Brian 2 documentation

Brian is a simulator for spiking neural networks. It is written in the Python programming language and is available on almost all platforms. We believe that a simulator should not only save the time of processors, but also the time of scientists. Brian is therefore designed to be easy to learn and use, highly flexible and easily extensible.

To get an idea of what writing a simulation in Brian looks like, take a look at a simple example, or run our interactive demo.

You can actually edit and run the examples in the browser without having to install Brian, using the Binder service (note: sometimes this service is down or running slowly):

Once you have a feel for what is involved in using Brian, we recommend you start by following the installation instructions, and in case you are new to the Python programming language, having a look at Running Brian scripts. Then, go through the tutorials, and finally read the User Guide.

While reading the documentation, you will see the names of certain functions and classes are highlighted links (e.g. PoissonGroup). Clicking on these will take you to the “reference documentation”. This section is automatically generated from the code, and includes complete and very detailed information, so for new users we recommend sticking to the User’s guide. However, there is one feature that may be useful for all users. If you click on, for example, PoissonGroup, and scroll down to the bottom, you’ll get a list of all the example code that uses PoissonGroup. This is available for each class or method, and can be helpful in understanding how a feature works.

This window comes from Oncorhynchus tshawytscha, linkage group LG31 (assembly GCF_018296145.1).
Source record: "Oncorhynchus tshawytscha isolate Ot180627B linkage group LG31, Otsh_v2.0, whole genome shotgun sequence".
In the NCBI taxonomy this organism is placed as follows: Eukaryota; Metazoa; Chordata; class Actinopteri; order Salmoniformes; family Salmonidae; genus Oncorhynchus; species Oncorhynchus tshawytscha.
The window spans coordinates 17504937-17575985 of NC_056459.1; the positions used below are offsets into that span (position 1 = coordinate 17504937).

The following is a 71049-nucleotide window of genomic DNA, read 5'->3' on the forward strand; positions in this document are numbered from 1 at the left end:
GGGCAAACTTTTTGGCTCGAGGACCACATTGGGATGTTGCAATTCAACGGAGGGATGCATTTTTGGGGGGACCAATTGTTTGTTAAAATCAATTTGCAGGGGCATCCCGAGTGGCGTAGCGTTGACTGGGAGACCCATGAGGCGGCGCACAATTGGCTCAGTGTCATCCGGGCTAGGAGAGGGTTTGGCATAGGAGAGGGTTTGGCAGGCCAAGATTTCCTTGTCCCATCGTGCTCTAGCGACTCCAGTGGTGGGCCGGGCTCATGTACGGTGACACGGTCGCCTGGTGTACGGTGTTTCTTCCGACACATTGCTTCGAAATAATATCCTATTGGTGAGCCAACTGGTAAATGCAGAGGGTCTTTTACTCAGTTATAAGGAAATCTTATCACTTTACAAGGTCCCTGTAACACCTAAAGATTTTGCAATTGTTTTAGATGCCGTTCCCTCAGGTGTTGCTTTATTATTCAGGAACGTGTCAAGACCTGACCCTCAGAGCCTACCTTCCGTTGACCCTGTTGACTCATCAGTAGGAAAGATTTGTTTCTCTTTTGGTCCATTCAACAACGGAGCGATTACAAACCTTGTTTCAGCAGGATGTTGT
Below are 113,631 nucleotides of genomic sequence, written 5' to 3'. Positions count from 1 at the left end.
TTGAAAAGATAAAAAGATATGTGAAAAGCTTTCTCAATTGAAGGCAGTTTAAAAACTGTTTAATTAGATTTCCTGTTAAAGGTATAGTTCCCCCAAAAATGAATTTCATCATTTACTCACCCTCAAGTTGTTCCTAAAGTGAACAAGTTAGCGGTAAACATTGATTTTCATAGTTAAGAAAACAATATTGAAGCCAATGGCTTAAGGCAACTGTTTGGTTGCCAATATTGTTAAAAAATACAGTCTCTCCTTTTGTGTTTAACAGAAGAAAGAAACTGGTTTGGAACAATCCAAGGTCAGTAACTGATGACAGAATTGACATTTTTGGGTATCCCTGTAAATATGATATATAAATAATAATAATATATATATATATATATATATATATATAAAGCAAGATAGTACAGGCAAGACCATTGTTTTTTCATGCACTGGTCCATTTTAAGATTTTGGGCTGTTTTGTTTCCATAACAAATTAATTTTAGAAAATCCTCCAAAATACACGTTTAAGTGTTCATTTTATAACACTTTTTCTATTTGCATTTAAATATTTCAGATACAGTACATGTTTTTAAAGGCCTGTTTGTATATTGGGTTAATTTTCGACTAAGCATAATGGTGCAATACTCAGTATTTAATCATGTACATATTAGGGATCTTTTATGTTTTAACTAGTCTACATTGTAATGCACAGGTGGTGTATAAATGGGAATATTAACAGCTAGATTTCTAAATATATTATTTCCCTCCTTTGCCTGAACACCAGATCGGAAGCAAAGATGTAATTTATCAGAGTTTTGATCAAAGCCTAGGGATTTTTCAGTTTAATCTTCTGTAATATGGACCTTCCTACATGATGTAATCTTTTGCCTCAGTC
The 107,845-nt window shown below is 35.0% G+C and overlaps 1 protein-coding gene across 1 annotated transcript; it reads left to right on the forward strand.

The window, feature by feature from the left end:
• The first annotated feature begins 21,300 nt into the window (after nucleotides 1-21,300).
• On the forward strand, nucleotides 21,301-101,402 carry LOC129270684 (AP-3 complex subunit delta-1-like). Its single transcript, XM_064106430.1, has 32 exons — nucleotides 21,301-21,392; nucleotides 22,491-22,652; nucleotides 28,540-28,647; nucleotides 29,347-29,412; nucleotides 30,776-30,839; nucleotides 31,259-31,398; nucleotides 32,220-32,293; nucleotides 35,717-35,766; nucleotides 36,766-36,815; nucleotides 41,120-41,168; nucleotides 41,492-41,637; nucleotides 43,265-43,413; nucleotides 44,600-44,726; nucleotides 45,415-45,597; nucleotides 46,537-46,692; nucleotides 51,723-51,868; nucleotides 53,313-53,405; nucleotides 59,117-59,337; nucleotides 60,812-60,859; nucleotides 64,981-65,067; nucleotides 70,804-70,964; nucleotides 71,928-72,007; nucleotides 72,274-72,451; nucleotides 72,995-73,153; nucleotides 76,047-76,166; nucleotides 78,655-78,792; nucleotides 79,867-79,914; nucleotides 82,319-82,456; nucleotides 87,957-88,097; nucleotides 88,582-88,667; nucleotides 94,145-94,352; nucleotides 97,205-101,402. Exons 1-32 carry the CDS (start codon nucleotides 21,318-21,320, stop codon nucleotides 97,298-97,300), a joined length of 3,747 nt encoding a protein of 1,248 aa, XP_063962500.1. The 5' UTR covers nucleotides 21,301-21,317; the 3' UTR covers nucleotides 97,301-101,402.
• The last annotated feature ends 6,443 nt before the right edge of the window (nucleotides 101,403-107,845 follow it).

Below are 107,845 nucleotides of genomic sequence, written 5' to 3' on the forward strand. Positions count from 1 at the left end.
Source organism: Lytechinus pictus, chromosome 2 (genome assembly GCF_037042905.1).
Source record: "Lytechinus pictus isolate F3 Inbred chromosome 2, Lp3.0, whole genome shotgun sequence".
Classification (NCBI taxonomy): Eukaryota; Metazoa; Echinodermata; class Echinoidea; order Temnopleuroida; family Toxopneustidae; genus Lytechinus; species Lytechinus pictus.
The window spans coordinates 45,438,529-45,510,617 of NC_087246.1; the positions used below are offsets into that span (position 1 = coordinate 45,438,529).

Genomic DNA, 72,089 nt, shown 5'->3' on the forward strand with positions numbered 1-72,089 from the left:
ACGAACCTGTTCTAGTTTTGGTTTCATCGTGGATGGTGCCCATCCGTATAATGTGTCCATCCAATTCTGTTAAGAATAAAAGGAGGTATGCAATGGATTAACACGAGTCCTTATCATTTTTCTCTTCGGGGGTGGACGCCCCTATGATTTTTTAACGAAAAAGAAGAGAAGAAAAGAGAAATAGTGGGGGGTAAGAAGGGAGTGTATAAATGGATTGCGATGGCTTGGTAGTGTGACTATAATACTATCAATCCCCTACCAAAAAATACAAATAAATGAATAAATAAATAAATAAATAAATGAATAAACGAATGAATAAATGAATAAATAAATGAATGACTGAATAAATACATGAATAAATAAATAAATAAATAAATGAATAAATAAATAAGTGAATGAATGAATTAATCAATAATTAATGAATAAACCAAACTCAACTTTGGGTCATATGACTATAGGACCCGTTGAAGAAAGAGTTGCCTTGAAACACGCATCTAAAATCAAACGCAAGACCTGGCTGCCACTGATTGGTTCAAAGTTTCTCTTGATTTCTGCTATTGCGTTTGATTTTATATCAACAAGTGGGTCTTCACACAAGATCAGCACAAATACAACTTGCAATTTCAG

Finally, if you’re having problems, please do let us know at our support page.

Please note that all interactions (e.g. via the mailing list or on github) should adhere to our Code of Conduct.


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